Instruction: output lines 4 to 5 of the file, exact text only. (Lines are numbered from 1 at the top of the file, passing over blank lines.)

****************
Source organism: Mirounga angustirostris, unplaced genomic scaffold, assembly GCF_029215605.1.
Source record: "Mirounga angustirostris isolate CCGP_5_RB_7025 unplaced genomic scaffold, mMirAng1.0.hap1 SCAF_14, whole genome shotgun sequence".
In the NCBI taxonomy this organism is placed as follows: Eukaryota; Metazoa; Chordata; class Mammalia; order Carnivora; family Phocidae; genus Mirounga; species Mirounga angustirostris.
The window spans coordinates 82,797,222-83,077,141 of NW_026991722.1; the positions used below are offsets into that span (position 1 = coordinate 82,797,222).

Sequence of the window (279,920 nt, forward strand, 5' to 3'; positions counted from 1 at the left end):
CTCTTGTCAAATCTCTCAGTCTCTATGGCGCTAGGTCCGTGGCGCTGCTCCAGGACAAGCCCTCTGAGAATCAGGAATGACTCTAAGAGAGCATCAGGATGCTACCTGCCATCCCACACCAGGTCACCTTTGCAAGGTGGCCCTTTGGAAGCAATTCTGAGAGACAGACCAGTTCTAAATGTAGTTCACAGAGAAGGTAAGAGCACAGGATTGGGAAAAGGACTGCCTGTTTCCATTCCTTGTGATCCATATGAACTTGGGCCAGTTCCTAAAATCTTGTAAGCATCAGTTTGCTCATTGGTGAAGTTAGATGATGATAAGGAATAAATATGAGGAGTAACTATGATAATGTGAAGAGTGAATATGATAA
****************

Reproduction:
The window spans coordinates 82,797,222-83,077,141 of NW_026991722.1; the positions used below are offsets into that span (position 1 = coordinate 82,797,222).

Sequence of the window (279,920 nt, forward strand, 5' to 3'; positions counted from 1 at the left end):